The self-title of August’s first entry is a message to my daughter on her 26th birthday: “Defy Gravity“—something she needs to do, and perhaps all of us. Markus Binzegger used Olympus E-M10 Mark II and M.Zuiko 45mm F1.8 lens to make the moment, on July 15, 2017. Vitals: f/9, ISO 200, 1/640 sec, 45mm.
The stunning shot, second of three consecutively found by searching for “spectator”, is a keeper for composition (love the dude watching); stopped action (posture and leg positions really convey motion); storytelling (leap of—gulp—faith); and use of black and white (to keep attention on the two guys). Location, according to Markus: “Maggia River, Ticino, Switzerland”.
The week goes to a street shot not for what it is but for what it isn’t: The choice selection from the Photostream of Pietro Tranchida. While week-worthy, self-titled “Bengal Cricketers” isn’t the best example of his art; the eye-poppers are designated All Rights Reserved, and this series only uses images that are released under a Creative Commons copyright.
That said, there is much to like about the sporty pic—for bokeh, clarity, composition, sense of motion, and the camera used: Leica Q, which is not typically an action-associated shooter. But, hey, capable hands work wonders. Vitals: f/2.8, ISO 100, 1/1000 sec, 28mm; Sept. 20, 2017.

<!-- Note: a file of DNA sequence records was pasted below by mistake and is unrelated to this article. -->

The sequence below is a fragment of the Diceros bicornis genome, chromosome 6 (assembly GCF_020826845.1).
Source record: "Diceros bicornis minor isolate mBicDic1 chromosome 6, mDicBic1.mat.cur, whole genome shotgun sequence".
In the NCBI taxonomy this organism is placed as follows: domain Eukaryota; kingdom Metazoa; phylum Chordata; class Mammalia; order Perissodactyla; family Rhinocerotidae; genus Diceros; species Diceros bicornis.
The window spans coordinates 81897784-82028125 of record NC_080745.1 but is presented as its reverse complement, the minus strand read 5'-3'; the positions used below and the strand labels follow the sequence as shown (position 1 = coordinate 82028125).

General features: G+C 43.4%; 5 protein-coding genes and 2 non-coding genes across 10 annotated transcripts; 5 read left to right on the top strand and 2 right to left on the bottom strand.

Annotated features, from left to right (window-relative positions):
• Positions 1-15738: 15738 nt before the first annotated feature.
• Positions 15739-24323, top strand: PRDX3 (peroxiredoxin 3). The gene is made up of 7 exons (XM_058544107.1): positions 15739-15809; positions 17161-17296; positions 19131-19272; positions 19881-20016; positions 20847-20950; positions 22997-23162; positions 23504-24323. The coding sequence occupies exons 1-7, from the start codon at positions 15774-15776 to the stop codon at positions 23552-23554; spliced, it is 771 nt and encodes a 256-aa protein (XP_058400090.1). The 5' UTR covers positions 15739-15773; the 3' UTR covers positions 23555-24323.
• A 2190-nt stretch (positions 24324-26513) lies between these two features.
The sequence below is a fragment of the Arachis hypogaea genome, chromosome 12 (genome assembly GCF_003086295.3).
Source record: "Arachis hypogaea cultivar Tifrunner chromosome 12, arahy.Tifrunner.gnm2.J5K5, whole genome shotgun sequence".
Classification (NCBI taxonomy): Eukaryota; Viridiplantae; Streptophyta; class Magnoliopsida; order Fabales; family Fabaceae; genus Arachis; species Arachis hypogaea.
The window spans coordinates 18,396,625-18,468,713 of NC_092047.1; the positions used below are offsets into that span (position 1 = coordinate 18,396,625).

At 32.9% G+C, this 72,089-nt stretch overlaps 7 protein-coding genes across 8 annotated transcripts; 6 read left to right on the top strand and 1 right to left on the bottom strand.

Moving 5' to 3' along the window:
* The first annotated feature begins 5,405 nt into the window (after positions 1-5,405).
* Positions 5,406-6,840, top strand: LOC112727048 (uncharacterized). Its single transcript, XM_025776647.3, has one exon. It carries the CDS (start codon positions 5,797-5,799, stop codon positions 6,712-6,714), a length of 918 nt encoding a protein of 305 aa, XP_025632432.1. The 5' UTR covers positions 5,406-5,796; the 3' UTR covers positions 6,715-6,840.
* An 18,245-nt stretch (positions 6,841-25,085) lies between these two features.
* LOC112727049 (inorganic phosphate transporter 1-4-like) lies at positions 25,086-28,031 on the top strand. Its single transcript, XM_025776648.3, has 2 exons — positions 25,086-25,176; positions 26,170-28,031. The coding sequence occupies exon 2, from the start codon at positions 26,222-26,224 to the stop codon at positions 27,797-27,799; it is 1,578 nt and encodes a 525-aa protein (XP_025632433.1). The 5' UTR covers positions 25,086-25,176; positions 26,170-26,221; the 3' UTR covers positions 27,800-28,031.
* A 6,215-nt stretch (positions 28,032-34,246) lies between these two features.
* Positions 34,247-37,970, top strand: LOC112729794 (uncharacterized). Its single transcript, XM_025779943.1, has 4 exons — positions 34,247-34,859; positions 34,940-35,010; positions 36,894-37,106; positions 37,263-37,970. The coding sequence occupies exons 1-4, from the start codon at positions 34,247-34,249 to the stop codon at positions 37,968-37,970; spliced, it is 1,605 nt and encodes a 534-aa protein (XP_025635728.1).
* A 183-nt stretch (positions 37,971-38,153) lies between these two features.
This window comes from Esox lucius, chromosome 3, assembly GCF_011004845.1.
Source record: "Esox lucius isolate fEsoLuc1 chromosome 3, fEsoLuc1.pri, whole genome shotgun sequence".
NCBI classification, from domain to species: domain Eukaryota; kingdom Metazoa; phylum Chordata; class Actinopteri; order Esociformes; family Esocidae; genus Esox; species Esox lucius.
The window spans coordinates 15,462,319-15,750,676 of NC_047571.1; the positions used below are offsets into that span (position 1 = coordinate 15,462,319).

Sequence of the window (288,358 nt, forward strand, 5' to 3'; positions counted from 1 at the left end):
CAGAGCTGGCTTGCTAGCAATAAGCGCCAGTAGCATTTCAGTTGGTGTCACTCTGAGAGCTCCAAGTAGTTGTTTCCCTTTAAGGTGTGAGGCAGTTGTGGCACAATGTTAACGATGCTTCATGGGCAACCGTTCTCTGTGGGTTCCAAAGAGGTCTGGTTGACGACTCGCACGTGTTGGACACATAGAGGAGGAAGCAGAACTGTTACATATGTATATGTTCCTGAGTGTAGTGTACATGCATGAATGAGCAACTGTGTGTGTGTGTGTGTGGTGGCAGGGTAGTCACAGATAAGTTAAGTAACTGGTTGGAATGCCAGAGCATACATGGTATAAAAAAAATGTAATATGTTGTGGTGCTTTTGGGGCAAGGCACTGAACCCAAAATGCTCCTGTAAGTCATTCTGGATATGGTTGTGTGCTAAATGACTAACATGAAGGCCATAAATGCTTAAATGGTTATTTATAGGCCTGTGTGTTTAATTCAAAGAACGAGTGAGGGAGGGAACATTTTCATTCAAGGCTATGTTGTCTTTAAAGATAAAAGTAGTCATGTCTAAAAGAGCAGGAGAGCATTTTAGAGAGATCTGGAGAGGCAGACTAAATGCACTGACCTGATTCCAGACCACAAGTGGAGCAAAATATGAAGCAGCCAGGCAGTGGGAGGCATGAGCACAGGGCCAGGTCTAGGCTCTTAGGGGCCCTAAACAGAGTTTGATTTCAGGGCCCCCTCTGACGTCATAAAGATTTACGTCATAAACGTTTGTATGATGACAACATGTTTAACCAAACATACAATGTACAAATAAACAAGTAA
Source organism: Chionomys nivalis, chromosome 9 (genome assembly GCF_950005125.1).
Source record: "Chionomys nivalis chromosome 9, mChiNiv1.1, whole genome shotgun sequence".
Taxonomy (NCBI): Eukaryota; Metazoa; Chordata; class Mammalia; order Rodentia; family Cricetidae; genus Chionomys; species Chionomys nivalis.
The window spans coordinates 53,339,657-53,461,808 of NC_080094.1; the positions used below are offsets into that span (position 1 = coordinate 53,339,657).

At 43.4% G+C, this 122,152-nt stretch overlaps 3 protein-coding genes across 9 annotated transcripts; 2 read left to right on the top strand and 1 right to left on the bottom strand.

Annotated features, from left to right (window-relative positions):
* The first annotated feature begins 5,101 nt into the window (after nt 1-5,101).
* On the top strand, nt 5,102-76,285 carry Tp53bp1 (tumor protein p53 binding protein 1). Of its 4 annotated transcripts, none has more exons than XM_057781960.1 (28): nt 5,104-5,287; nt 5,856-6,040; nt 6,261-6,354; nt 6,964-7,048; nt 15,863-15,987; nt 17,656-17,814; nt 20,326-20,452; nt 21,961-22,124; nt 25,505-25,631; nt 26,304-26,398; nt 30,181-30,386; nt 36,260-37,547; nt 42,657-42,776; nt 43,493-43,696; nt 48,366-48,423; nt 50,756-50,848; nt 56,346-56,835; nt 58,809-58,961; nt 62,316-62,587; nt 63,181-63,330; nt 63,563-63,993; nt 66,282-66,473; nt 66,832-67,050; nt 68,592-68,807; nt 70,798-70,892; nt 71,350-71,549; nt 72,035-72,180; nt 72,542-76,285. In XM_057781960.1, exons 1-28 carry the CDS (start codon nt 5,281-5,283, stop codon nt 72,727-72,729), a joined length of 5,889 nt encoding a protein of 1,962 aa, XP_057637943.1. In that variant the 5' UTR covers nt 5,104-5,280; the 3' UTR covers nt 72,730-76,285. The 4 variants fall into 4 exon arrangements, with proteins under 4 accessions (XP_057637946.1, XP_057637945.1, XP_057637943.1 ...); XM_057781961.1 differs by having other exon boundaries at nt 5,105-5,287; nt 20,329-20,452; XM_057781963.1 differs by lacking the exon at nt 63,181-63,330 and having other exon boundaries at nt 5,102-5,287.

Day 217 of my 2015 series went to Pedro Ribeiro Simões for “Finally The Expected Photographer Arrived“. He returns with self-titled “Talking“, captured on August 15 of that year using Leica M9. Half-decade later, actively posting to Flickr, which he joined in June 2005, Pedro still shoots with the same rangefinder. Vitals: ISO 640, 1/180 sec, 50mm. Pedro’s moment is the Saint Clair garden, Lisbon, Portugal—the city and country where the economist resides.
The street shot takes the Sunday spot for punchy contrast, vivid colors, and what it represents in 2020: The past. Mask-wearing and “social distancing” drastically change how citizens interact in public. Imagine, for example, six-feet separating each person seated. We won’t see scenes like this one for some time.